Why is ABC’s new series called Bay of Fires, considering that it’s set in Tasmania’s west, and the actual Bay of Fires is in the north-east? Welcome to the first mystery in Mystery Bay – aka ‘Misery Bay’, in the grand tradition of Defaced Smalltown Welcome Signs – a paradigmatic Small Rural Town Full of Dark Secrets.
So far, so parodic, right? Surely it’s eight episodes of fun fish-out-of-water antics as a pampered rich city lady, unwillingly relocated here with her two kids under witness protection, is forced to deal with various eccentric locals?
Well, no. This tonally inconsistent show also features the kind of graphic violence, gunplay and explosions, underworld dealings and high-stakes paper trails you’d expect from a conspiracy thriller. Waiting for the series to reveal its mysteries is the main reason to tune in of a Sunday night, because its attempts at comedy are simply excruciating to watch.
It doesn’t benefit from coming so hot on the heels of Deadloch, whose status as a rural-noir genre parody was clearly and enjoyably (if broadly) articulated, while the actual crime investigation remained intriguing on its own narrative terms. Deadloch indulged the procedural pleasures of rural noir yet was ruthlessly willing to lampoon the genre’s clichés.
Bay of Fires, meanwhile, feels out of control. It reels between comedy and drama in a stressful and frustrating way, hiding its stakes from both its characters and the audience. (This is the same problem I found with The Messenger.)
Co-creator, producer and star Marta Dusseldorp has likened the challenge of working with what the ABC has billed as the show’s ‘darkly comedic’ tone to ‘tap-dancing on a tightrope’. But the thing is: a tightrope has tension.
‘Dark comedy’ needs to offer a distinct approach, such as ‘treating horror and tragedy as farce’, ‘making genuine dangers and threats seem silly’, or ‘making jokes about grim, taboo topics’. But Bay of Fires is more like ‘this scene will have the fast pace, exaggerated characterisation and zany misapprehensions of screwball comedy but no actual jokes, and then the next scene will be played as a straight thriller, with an ominous soundtrack and a real sense of risk and fear’.
Veteran screenwriters Andrew Knight (Jack Irish, SeaChange) and Max Dann (Mako Mermaids, Bed of Roses) have worked successfully within hybrid genres before, so it’s strange that they’d be behind something this slack.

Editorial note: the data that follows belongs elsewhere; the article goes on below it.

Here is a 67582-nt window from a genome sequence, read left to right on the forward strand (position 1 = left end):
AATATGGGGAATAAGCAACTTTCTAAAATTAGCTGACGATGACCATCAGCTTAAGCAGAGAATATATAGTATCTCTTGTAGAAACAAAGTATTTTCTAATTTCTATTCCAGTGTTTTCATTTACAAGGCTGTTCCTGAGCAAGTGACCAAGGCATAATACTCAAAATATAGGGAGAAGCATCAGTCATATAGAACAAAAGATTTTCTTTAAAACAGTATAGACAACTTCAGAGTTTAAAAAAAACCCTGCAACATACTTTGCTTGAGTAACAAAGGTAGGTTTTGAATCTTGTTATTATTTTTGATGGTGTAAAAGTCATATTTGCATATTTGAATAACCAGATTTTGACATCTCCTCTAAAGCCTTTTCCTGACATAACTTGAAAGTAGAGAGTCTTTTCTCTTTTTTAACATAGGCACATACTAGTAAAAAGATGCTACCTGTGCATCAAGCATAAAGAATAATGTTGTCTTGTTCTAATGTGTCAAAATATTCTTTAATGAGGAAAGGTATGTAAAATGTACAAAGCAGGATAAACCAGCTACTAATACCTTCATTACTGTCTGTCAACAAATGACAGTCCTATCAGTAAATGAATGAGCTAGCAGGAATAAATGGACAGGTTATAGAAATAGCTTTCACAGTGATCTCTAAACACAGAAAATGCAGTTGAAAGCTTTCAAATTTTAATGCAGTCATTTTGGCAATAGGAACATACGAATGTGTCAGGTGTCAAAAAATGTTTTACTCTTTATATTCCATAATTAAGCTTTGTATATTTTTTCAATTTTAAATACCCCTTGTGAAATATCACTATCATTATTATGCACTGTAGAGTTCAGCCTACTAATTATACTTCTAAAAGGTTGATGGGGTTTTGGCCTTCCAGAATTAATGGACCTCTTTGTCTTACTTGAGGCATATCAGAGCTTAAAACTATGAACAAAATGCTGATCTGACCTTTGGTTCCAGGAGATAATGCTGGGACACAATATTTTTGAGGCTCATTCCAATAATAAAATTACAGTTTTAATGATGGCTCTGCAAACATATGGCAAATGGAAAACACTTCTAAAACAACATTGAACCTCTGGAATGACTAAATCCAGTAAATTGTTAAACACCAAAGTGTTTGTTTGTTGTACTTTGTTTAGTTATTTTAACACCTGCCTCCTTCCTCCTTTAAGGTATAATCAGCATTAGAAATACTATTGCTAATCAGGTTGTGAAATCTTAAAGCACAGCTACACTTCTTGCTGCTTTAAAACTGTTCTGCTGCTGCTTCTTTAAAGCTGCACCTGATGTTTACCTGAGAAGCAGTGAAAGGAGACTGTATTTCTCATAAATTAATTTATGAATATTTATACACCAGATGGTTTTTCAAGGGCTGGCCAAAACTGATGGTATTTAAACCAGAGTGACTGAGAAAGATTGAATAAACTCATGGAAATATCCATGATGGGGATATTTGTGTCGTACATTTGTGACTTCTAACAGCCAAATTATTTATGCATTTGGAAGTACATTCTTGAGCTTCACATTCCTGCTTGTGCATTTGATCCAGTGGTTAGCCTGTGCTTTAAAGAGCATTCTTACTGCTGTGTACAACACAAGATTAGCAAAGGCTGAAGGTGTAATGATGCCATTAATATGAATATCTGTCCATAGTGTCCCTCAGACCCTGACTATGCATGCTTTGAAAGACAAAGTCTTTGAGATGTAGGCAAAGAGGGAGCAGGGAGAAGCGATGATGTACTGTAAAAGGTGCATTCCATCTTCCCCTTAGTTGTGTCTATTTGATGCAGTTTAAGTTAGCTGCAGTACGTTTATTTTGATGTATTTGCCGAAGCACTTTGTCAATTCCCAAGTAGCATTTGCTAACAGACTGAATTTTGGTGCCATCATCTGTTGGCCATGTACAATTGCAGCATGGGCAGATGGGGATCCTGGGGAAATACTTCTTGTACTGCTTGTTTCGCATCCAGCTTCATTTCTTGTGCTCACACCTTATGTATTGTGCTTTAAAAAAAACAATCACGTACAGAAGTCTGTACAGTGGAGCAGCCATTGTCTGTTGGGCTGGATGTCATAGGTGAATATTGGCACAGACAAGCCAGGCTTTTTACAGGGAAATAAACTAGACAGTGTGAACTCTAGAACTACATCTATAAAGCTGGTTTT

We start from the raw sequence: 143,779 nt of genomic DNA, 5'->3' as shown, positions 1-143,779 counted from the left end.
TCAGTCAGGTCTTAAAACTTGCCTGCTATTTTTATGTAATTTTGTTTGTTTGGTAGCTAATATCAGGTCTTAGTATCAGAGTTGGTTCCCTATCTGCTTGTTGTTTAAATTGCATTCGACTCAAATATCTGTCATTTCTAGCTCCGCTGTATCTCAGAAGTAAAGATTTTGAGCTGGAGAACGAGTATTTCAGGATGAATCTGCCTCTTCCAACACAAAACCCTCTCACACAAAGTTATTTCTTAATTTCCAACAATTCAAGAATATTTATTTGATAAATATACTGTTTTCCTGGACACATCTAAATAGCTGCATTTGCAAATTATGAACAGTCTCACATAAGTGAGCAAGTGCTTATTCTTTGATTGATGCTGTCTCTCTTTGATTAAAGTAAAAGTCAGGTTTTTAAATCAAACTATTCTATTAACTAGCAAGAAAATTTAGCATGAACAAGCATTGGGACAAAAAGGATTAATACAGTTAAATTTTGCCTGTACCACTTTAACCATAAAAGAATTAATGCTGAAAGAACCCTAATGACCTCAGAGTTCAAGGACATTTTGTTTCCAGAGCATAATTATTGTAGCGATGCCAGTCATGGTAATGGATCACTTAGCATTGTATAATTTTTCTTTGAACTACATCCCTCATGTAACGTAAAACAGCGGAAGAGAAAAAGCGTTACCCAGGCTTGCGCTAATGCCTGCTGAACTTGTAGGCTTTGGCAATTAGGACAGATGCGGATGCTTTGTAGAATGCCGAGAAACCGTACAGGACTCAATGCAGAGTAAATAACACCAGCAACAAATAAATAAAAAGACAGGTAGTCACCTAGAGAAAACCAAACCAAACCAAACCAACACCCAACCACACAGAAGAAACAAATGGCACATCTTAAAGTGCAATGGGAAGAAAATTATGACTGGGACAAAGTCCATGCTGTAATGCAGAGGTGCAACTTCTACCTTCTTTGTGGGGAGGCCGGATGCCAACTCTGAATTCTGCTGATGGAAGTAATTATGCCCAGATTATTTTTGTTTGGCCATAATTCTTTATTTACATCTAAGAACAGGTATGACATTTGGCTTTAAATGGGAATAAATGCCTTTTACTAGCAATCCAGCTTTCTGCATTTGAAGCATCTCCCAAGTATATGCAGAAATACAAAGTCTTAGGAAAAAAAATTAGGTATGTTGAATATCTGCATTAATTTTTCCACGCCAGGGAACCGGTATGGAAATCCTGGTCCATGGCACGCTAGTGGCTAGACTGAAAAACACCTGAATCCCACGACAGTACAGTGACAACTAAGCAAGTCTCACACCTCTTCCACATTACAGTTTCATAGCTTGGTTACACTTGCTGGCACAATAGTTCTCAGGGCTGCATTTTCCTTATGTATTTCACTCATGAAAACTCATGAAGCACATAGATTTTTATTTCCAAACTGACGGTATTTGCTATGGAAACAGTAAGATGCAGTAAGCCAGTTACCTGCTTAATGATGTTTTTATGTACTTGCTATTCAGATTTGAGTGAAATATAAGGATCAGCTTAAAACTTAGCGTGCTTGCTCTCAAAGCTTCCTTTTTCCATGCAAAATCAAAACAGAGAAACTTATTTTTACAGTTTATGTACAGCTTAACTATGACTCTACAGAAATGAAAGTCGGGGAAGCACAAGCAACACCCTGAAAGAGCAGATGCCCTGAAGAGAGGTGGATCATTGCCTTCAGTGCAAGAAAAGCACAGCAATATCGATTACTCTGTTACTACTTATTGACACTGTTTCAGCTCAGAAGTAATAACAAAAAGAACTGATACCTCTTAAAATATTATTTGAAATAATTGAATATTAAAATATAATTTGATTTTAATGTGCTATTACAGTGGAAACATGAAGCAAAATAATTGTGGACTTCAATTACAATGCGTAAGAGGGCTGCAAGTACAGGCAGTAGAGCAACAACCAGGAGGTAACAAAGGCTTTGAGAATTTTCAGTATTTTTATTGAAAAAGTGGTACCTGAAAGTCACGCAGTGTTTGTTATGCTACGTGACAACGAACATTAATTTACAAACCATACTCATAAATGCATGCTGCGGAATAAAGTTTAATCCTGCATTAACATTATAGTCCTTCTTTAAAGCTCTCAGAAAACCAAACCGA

Capability versus incompetence
Dusseldorp plays Anika Van Cleef, the pampered CEO of ProsperAus Finance – a role she inherited when her father (John Stanton) retired, and which she shows no evidence of doing well. Like the show she stars in, she’s infuriatingly complacent.
So when a harried IT guy, Kumar (Nikhil Singh), shows up unexpectedly at her luxurious home to urgently hand her a USB drive containing something he found in a ProsperAus internal investigation, and then the next day two Chechen hitmen try to murder her on her way to work, Anika fails to make the connection.
She’s unexpectedly saved by Airini (Rachel House), a brusque, unflappable official whose cool competence contrasts with Anika’s flustered flailing. Brusquely, Aireni gives Anika a folder containing her new identity, ‘Stella Heikkinen’, instructing her to grab her kids Otis (Imi Mbedla) and Iris (Ava Caryofyllis) from their posh private school and lie low immediately in remote Mystery Bay, Tasmania.
House has a wonderful gift for deadpan, and as Airini she reminded me of the bizarrely committed social worker she played in Hunt for the Wilderpeople. But in that film, the character’s action-movie intensity (‘I’m like a Terminator!’) was clearly a joke; here, she’s made to say Terminator-style lines like ‘I’m the only person who can keep you alive’ with no irony at all.
Dusseldorp’s performance, meanwhile, is simultaneously the most dramatic onscreen and the most unrealistically clownish for any given scenario. ‘Stella’ is used to having other people solve her problems and smooth over her inconveniences – whether that’s Airini, or Jeremiah (Toby Leonard Moore), the tow-truck driver who brings her broken-down car into Mystery Bay, or local mechanic Connor (Bob Franklin), or Francis (Stephen Curry), the eager-beaver real estate agent who sells her a crappy local house.